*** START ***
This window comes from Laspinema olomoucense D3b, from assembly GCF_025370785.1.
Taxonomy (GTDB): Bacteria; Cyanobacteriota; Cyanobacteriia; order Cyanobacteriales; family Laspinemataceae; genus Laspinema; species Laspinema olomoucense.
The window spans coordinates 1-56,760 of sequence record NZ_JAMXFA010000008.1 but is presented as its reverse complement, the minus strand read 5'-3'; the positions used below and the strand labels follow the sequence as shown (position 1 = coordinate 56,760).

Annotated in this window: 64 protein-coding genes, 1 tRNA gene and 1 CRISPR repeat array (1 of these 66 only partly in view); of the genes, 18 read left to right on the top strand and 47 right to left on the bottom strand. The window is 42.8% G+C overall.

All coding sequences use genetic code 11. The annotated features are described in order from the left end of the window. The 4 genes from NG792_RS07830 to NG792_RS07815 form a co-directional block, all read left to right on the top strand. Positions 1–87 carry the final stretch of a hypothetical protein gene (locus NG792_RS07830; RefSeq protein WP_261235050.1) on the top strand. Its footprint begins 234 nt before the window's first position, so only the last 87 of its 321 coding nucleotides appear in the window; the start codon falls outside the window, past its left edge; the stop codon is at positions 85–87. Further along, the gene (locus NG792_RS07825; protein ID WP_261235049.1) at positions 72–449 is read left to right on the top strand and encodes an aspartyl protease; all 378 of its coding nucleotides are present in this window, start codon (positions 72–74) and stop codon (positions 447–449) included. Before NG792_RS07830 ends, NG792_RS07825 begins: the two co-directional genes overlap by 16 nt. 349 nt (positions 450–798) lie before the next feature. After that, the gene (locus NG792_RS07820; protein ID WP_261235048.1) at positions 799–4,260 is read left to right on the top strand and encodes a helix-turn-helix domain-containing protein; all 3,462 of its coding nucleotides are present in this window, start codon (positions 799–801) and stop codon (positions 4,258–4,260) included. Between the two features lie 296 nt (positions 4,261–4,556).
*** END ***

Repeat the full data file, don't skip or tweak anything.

This window comes from Laspinema olomoucense D3b, from assembly GCF_025370785.1.
Taxonomy (GTDB): Bacteria; Cyanobacteriota; Cyanobacteriia; order Cyanobacteriales; family Laspinemataceae; genus Laspinema; species Laspinema olomoucense.
The window spans coordinates 1-56,760 of sequence record NZ_JAMXFA010000008.1 but is presented as its reverse complement, the minus strand read 5'-3'; the positions used below and the strand labels follow the sequence as shown (position 1 = coordinate 56,760).

Annotated in this window: 64 protein-coding genes, 1 tRNA gene and 1 CRISPR repeat array (1 of these 66 only partly in view); of the genes, 18 read left to right on the top strand and 47 right to left on the bottom strand. The window is 42.8% G+C overall.

All coding sequences use genetic code 11. The annotated features are described in order from the left end of the window. The 4 genes from NG792_RS07830 to NG792_RS07815 form a co-directional block, all read left to right on the top strand. Positions 1–87 carry the final stretch of a hypothetical protein gene (locus NG792_RS07830; RefSeq protein WP_261235050.1) on the top strand. Its footprint begins 234 nt before the window's first position, so only the last 87 of its 321 coding nucleotides appear in the window; the start codon falls outside the window, past its left edge; the stop codon is at positions 85–87. Further along, the gene (locus NG792_RS07825; protein ID WP_261235049.1) at positions 72–449 is read left to right on the top strand and encodes an aspartyl protease; all 378 of its coding nucleotides are present in this window, start codon (positions 72–74) and stop codon (positions 447–449) included. Before NG792_RS07830 ends, NG792_RS07825 begins: the two co-directional genes overlap by 16 nt. 349 nt (positions 450–798) lie before the next feature. After that, the gene (locus NG792_RS07820; protein ID WP_261235048.1) at positions 799–4,260 is read left to right on the top strand and encodes a helix-turn-helix domain-containing protein; all 3,462 of its coding nucleotides are present in this window, start codon (positions 799–801) and stop codon (positions 4,258–4,260) included. Between the two features lie 296 nt (positions 4,261–4,556).